#1277 Romantic Comedy (1983)

When I first saw Arthurand then watched it again a gazillion times – I looked forward to seeing Dudley Moore’s other comedies of the era.

So far nothing has quite reached what Arthur had to offer, and Romantic Comedy is no exception. It’s pretty generic early 80s – well, romantic comedy – With neurotic adults not knowing whom they should commit to.

The chemistry between Mary Steenburgen and Moore is weirdly off throughout the movie, but it’s all fortunately by design, as the ending reveals.

80s-o-meter: 71%

Total: 54%

#1276 Odd Jobs aka Summer Jobs (1986)

Odd Jobs is an on even, small budget comedy of a bunch of college students first trying to get summer jobs before forming their own moving company.

As much as I root for the underdogs, Odd Jobs just doesn’t have what it takes to make for a memorable comedy, and although the single ok moments in the movie are many, as a whole it ends up a dud.

80s-o-meter: 61%

Total: 50%

#1275 Hellhole (1985)

A mid 80s take on the woman penitentiary movies, Hellhole maintains the gratuitous full frontal nudity aspect of the genre and is a complete miss as a horror movie.

But it does manage to find a somewhat interesting own tone, making it if not great, still one of the more tolerable exploitation movies out there.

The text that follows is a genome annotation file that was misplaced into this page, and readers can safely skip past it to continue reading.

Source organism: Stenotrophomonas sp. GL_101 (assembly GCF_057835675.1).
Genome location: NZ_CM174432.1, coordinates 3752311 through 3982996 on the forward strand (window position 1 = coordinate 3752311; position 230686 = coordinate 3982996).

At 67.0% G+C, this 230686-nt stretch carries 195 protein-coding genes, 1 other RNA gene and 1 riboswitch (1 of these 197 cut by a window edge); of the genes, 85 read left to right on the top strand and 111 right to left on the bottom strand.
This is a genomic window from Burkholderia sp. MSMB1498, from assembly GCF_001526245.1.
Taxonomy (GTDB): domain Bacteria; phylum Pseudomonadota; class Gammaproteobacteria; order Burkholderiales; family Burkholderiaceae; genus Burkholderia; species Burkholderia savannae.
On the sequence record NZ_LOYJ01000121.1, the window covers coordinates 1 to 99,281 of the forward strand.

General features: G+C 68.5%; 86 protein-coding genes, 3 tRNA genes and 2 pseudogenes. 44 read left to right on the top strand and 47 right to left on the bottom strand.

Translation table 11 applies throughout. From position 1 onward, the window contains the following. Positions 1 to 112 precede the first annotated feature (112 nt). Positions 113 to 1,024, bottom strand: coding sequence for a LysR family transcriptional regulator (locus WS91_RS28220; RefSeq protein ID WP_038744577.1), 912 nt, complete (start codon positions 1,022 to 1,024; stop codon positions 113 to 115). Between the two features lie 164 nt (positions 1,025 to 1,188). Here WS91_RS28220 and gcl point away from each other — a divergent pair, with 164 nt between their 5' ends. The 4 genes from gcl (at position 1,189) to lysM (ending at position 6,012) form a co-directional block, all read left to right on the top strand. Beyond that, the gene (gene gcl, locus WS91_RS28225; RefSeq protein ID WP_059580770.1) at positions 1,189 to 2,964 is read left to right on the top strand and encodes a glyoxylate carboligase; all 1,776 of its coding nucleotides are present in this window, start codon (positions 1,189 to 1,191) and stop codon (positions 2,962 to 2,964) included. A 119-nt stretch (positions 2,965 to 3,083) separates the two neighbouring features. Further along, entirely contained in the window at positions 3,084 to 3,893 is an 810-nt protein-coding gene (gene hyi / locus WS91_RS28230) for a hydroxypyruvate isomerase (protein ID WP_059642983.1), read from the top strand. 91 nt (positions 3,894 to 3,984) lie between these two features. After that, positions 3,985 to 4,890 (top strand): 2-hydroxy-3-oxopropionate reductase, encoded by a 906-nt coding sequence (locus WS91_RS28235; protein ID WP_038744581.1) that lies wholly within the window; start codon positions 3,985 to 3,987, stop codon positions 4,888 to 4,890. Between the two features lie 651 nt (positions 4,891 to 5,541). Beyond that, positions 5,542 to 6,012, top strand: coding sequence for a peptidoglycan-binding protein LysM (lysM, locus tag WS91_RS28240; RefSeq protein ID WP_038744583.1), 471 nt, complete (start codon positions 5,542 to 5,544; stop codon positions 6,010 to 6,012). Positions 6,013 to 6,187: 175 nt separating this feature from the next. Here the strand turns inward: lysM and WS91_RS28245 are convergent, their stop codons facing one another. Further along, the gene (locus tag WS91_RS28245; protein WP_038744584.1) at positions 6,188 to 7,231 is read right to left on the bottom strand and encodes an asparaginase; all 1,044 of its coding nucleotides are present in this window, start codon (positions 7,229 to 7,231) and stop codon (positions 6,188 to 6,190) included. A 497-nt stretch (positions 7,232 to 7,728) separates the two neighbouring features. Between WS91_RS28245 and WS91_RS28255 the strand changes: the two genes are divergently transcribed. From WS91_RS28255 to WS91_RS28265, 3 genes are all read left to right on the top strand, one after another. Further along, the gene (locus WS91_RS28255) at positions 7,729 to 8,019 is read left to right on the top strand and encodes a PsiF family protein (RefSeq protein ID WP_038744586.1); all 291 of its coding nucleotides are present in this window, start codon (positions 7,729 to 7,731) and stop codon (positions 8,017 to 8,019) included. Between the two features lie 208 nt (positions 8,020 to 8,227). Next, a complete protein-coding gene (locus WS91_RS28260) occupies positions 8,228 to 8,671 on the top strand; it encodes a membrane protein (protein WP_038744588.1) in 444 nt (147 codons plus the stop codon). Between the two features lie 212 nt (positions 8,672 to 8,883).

80s-o-meter: 83%

Total: 38%

#1274 A Great Wall aka The Great Wall Is a Great Wall (1986)

A Chinese American man gets disheartened with his Silicon Valley job and takes a long vacation to Beijing for the very first time in forty years with his fully Americanised family with no roots to the mainland China.

The few cultural clashes are inevitable in this kind of setup in A Great Wall, but more interestingly the clashes are internal and take place within each family. None of the drama is too big and I did like the approach as it gave both families a great sense of depth and authenticity.

80s-o-meter: 70%

Total: 75%

#1273 Shock Treatment (1981)

A spiritual sequel to the 1975 The Rocky Horror Picture Show, Shock Treatment marches similar kind of bizarre imagery and zany characters on screen, but falls short every way our heads RHPS managed not to, despite its unorthodox setup.

Placed on a set of a TV show/hospital the music remains the only good point in Shock Treatment – and the music is not very good.

80s-o-meter: 50%

Total: 2%

#1272 Zelig (1983)

Some of Woody Allen’s comedies feel like a prolonged joke, and Zelig, a black and white documentary of a long forgotten human chameleon so willing to please who ever he talks to that he and that’s not only their point of you, but also their profession, appearance and race certainly feels like one.

Allen plays the lead role well, writing is snappy and the editing that combines old news clips with new footage is flawless, which more than often is not the case for the era.

The story in Zelig does not carry through its feature film length, and would’ve been much more efficient as a 45 minute short film, with some of the excessive padding left on the cutting room floor.

80s-o-meter: 3%

Total: 51%

#1271 Brighton Beach Memoirs (1986)

A portrayal of a Jewish family living together in 1937 Brooklyn, New York, Brighton Beach Memoirs concentrate on the story of Eugene, a horny 16-year-old trying to find an outlet for his sexual frustrations.